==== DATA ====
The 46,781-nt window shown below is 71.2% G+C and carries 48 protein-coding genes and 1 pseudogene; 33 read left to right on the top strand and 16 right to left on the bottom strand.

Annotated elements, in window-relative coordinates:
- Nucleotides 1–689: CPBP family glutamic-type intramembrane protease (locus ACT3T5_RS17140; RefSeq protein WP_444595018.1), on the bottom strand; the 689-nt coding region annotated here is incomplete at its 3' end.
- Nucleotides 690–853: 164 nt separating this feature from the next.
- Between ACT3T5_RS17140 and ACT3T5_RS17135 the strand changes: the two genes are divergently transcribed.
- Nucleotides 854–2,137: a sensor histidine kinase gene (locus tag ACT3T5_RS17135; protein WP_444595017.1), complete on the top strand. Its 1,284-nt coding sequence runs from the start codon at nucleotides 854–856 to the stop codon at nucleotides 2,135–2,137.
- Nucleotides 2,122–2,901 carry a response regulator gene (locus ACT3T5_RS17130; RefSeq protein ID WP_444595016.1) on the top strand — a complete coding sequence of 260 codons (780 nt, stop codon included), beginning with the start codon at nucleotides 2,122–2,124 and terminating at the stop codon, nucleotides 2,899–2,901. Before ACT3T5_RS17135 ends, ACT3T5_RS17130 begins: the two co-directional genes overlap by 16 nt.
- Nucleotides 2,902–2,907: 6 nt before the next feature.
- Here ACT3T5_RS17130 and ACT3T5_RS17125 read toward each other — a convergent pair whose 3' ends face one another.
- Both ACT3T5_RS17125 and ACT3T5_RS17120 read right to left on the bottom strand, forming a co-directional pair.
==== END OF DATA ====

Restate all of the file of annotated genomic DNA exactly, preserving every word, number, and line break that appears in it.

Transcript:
The 46,781-nt window shown below is 71.2% G+C and carries 48 protein-coding genes and 1 pseudogene; 33 read left to right on the top strand and 16 right to left on the bottom strand.

Annotated elements, in window-relative coordinates:
- Nucleotides 1–689: CPBP family glutamic-type intramembrane protease (locus ACT3T5_RS17140; RefSeq protein WP_444595018.1), on the bottom strand; the 689-nt coding region annotated here is incomplete at its 3' end.
- Nucleotides 690–853: 164 nt separating this feature from the next.
- Between ACT3T5_RS17140 and ACT3T5_RS17135 the strand changes: the two genes are divergently transcribed.
- Nucleotides 854–2,137: a sensor histidine kinase gene (locus tag ACT3T5_RS17135; protein WP_444595017.1), complete on the top strand. Its 1,284-nt coding sequence runs from the start codon at nucleotides 854–856 to the stop codon at nucleotides 2,135–2,137.
- Nucleotides 2,122–2,901 carry a response regulator gene (locus ACT3T5_RS17130; RefSeq protein ID WP_444595016.1) on the top strand — a complete coding sequence of 260 codons (780 nt, stop codon included), beginning with the start codon at nucleotides 2,122–2,124 and terminating at the stop codon, nucleotides 2,899–2,901. Before ACT3T5_RS17135 ends, ACT3T5_RS17130 begins: the two co-directional genes overlap by 16 nt.
- Nucleotides 2,902–2,907: 6 nt before the next feature.
- Here ACT3T5_RS17130 and ACT3T5_RS17125 read toward each other — a convergent pair whose 3' ends face one another.
- Both ACT3T5_RS17125 and ACT3T5_RS17120 read right to left on the bottom strand, forming a co-directional pair.